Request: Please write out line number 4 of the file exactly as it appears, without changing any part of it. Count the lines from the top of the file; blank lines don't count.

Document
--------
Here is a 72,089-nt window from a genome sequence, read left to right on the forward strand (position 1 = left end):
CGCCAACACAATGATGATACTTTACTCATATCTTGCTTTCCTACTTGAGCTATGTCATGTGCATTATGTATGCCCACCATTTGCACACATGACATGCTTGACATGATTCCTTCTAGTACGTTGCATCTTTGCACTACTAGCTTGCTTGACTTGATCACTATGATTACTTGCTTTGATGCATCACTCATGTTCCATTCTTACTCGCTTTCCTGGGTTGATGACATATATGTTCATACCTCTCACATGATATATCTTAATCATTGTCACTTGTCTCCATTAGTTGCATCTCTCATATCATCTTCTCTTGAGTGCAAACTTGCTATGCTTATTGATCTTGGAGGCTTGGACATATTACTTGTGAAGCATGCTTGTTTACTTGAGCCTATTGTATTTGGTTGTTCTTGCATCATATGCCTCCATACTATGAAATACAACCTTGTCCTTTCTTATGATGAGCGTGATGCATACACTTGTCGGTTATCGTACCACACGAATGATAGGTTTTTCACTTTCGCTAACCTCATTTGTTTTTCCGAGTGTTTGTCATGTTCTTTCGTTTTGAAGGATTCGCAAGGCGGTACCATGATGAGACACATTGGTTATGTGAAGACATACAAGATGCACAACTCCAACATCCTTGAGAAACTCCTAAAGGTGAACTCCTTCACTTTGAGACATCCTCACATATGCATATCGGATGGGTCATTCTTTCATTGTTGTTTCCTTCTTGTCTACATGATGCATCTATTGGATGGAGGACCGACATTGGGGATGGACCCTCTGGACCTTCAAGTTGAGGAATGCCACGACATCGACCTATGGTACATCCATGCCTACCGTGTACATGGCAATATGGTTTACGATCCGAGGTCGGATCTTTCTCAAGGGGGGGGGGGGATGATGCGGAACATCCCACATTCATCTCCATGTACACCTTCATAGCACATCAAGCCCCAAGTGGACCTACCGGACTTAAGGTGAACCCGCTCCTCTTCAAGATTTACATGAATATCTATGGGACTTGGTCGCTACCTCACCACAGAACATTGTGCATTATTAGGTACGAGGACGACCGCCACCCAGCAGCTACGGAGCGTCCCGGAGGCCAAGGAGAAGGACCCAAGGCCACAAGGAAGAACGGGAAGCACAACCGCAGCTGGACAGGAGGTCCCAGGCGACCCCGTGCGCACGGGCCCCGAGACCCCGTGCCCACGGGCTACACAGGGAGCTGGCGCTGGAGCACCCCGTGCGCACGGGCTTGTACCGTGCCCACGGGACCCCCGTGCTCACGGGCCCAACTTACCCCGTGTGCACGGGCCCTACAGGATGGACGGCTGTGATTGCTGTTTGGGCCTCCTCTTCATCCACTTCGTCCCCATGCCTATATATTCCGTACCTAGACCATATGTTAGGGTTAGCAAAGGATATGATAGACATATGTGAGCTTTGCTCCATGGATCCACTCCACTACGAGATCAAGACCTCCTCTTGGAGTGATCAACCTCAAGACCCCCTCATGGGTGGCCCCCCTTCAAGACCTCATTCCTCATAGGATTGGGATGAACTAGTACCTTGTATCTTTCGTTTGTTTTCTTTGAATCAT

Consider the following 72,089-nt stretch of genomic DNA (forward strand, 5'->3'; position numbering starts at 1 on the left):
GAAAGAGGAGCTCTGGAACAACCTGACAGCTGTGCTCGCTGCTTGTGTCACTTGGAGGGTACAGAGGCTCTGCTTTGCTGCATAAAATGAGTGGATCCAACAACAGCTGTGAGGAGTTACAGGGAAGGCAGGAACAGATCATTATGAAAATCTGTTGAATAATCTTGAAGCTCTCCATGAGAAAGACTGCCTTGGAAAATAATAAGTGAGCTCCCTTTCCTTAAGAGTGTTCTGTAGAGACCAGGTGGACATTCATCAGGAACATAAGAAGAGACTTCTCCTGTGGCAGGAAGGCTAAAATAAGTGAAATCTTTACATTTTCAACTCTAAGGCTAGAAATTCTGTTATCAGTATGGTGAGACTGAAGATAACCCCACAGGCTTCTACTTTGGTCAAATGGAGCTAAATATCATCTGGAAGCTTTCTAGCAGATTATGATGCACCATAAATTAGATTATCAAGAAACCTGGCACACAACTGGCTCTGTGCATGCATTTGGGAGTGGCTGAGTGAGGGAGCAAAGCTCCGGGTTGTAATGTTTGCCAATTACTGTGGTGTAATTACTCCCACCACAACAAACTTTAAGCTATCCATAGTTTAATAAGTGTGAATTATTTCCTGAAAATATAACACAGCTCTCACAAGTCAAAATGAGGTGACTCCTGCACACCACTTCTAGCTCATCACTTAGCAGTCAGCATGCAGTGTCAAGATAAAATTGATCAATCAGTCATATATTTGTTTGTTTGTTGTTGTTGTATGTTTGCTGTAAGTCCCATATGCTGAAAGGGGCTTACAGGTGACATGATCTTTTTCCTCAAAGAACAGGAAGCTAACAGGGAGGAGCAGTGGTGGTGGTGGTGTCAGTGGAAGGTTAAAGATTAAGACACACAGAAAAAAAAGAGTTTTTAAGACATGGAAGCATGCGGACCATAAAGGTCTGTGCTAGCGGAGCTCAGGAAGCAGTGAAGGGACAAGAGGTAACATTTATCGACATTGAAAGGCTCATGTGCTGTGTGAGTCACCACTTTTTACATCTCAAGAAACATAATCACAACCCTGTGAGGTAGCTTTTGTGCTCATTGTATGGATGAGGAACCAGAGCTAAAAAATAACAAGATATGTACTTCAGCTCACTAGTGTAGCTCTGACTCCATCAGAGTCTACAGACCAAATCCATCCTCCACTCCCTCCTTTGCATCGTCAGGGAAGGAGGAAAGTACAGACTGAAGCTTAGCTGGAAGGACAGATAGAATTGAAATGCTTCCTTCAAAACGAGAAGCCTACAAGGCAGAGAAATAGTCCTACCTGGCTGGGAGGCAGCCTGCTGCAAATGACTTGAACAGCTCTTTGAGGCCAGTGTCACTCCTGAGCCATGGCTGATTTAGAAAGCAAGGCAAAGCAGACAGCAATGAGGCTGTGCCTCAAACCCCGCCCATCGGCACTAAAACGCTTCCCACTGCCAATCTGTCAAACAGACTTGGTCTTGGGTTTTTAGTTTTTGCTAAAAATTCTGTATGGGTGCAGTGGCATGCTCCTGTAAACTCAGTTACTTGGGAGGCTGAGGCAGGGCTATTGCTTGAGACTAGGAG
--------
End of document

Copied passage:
GAAAGAGGAGCTCTGGAACAACCTGACAGCTGTGCTCGCTGCTTGTGTCACTTGGAGGGTACAGAGGCTCTGCTTTGCTGCATAAAATGAGTGGATCCAACAACAGCTGTGAGGAGTTACAGGGAAGGCAGGAACAGATCATTATGAAAATCTGTTGAATAATCTTGAAGCTCTCCATGAGAAAGACTGCCTTGGAAAATAATAAGTGAGCTCCCTTTCCTTAAGAGTGTTCTGTAGAGACCAGGTGGACATTCATCAGGAACATAAGAAGAGACTTCTCCTGTGGCAGGAAGGCTAAAATAAGTGAAATCTTTACATTTTCAACTCTAAGGCTAGAAATTCTGTTATCAGTATGGTGAGACTGAAGATAACCCCACAGGCTTCTACTTTGGTCAAATGGAGCTAAATATCATCTGGAAGCTTTCTAGCAGATTATGATGCACCATAAATTAGATTATCAAGAAACCTGGCACACAACTGGCTCTGTGCATGCATTTGGGAGTGGCTGAGTGAGGGAGCAAAGCTCCGGGTTGTAATGTTTGCCAATTACTGTGGTGTAATTACTCCCACCACAACAAACTTTAAGCTATCCATAGTTTAATAAGTGTGAATTATTTCCTGAAAATATAACACAGCTCTCACAAGTCAAAATGAGGTGACTCCTGCACACCACTTCTAGCTCATCACTTAGCAGTCAGCATGCAGTGTCAAGATAAAATTGATCAATCAGTCATATATTTGTTTGTTTGTTGTTGTTGTATGTTTGCTGTAAGTCCCATATGCTGAAAGGGGCTTACAGGTGACATGATCTTTTTCCTCAAAGAACAGGAAGCTAACAGGGAGGAGCAGTGGTGGTGGTGGTGTCAGTGGAAGGTTAAAGATTAAGACACACAGAAAAAAAAGAGTTTTTAAGACATGGAAGCATGCGGACCATAAAGGTCTGTGCTAGCGGAGCTCAGGAAGCAGTGAAGGGACAAGAGGTAACATTTATCGACATTGAAAGGCTCATGTGCTGTGTGAGTCACCACTTTTTACATCTCAAGAAACATAATCACAACCCTGTGAGGTAGCTTTTGTGCTCATTGTATGGATGAGGAACCAGAGCTAAAAAATAACAAGATATGTACTTCAGCTCACTAGTGTAGCTCTGACTCCATCAGAGTCTACAGACCAAATCCATCCTCCACTCCCTCCTTTGCATCGTCAGGGAAGGAGGAAAGTACAGACTGAAGCTTAGCTGGAAGGACAGATAGAATTGAAATGCTTCCTTCAAAACGAGAAGCCTACAAGGCAGAGAAATAGTCCTACCTGGCTGGGAGGCAGCCTGCTGCAAATGACTTGAACAGCTCTTTGAGGCCAGTGTCACTCCTGAGCCATGGCTGATTTAGAAAGCAAGGCAAAGCAGACAGCAATGAGGCTGTGCCTCAAACCCCGCCCATCGGCACTAAAACGCTTCCCACTGCCAATCTGTCAAACAGACTTGGTCTTGGGTTTTTAGTTTTTGCTAAAAATTCTGTATGGGTGCAGTGGCATGCTCCTGTAAACTCAGTTACTTGGGAGGCTGAGGCAGGGCTATTGCTTGAGACTAGGAG